In the popular version of Sleeping Beauty recorded by the Brothers Grimm, titled Briar Rose and published in 1812, the fairy godmothers number thirteen, twelve who give gifts to the infant princess, and one who curses the child out of spite. The gift of the final good fairy softens the curse of the twelfth. Much was made of this number of fairy godmothers, but since they were only eight in number in Perrault’s older version of the story, the importance of the number thirteen may be exaggerated.
The story of Cinderella goes back as far as the ancient Greek historian Strabo (64BC – c. 24AD), who wrote in his Geographica about an Egyptian girl named Rhodopis who was forced to wash clothes in a stream while the other servants attended a celebration sponsored by the Pharaoh, Amasis. While she was working, an eagle snatched away her rose-gilded sandal and carried it to Memphis, then dropped it at the feet of Amasis. The Pharaoh was enraptured by the fineness and smallness of the sandal, and asked all the women of Egypt to try it on, so that he could locate its owner. When Rhodopis was able to put on the sandal, Amasis married her and made her his queen.
Nothing here about a fairy godmother. This magical figure does not appear in the Cinderella story until the 1697 version of Charles Perrault. In his tale, a widower takes in marriage a proud and cruel woman with two grown daughters. His meek and modest daughter by his first marriage is forced by her step-mother to do all the housework, which she performs without complaint. It is her habit to sit amid the cinders, hence her name Cinderella (Cendrillon, in French). One day the prince of the land decides to host a ball for the purpose of choosing a wife. The stepsisters go, but Cinderella has no dress that is suitable for so grand an occasion.
As she weeps in sorrow, her fairy godmother appears, and tells the girl that she will be attending the ball after all. The fairy turns a pumpkin into a coach, mice into its team of horses, a rat into the coachman and lizards into footmen. She creates for Cinderella a gown and a pair of glass slippers, but warns the girl to be home before midnight, since that is when the spell will be broken. Everything goes well and Cinderella is the belle of the ball, but the next night when a second ball is held, she becomes careless of time and departs in haste just before midnight, leaving behind her one of her glass slippers. The prince searches the kingdom, seeking the girl whose foot fits the slipper. When Cinderella tries on the shoe, he knows he has found her, and this is confirmed when she brings forth the other glass slipper, which has not vanished away along with the coach and her gown.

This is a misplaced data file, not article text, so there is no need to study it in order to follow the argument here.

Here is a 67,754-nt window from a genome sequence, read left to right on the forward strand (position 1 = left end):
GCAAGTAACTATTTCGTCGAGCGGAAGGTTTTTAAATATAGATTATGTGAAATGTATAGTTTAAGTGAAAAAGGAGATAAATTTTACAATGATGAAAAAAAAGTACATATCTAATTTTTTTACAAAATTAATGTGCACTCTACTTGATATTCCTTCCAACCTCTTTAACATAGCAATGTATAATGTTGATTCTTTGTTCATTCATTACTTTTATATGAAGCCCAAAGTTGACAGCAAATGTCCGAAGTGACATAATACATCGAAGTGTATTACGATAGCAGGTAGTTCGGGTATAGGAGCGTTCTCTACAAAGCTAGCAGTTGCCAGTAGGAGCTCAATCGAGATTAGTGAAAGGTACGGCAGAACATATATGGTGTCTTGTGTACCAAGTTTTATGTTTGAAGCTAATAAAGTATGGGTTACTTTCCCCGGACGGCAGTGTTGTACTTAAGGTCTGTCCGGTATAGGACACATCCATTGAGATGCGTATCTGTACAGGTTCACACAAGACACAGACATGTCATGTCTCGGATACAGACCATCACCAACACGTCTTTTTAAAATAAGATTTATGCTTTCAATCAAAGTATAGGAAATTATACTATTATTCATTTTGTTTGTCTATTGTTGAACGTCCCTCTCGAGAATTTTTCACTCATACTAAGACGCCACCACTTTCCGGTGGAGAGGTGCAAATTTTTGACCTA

In the version of Cinderella (Aschenputtel in German) published in 1812 by the Brothers Grimm, there is no fairy godmother. Instead, Cinderella is helped by the ghost of her dead mother, represented by a pair of birds that perch in a tree growing above her mother’s grave. Thus the supernatural element is still present, but it is ancestral spirit in nature rather than fairy.
Role of the Fairy Godmother
These examples should be sufficient to give some notion of the stereotypical role of the fairy godmother in fairy tales, particularly the literary tales written by French writers in the 17th and 18th centuries, such as Marie-Catherine d’Aulnoy (1650-1705). These were not true folk tales, but imitations of folk tales, or composed stories based in part on genuine folk tales. In these stories the fairy godmother makes more frequent appearances than she does in true folk tales.
It is the usual role of a human godmother to give a Christening gift, and to watch over the spiritual education of the child. The fairy godmother takes on the same obligations as a mortal godmother, though the reason these obligations are assumed is not always clear. Sometimes it is done as a fair exchange, as when the seven fairies were invited to the feast by the king, and given golden plates as gifts; other times, it seems motivated by some unseen occult requirement. The child is destined from birth by the Fates to receive the gift of its fairy godmother, who is merely an instrument of destiny. Indeed, the Fates of Greek mythology are probably the prototypes of the fairy godmothers of later children’s fiction, as suggested by their thinly veiled appearance in the 1528 French version of Sleeping Beauty, described above.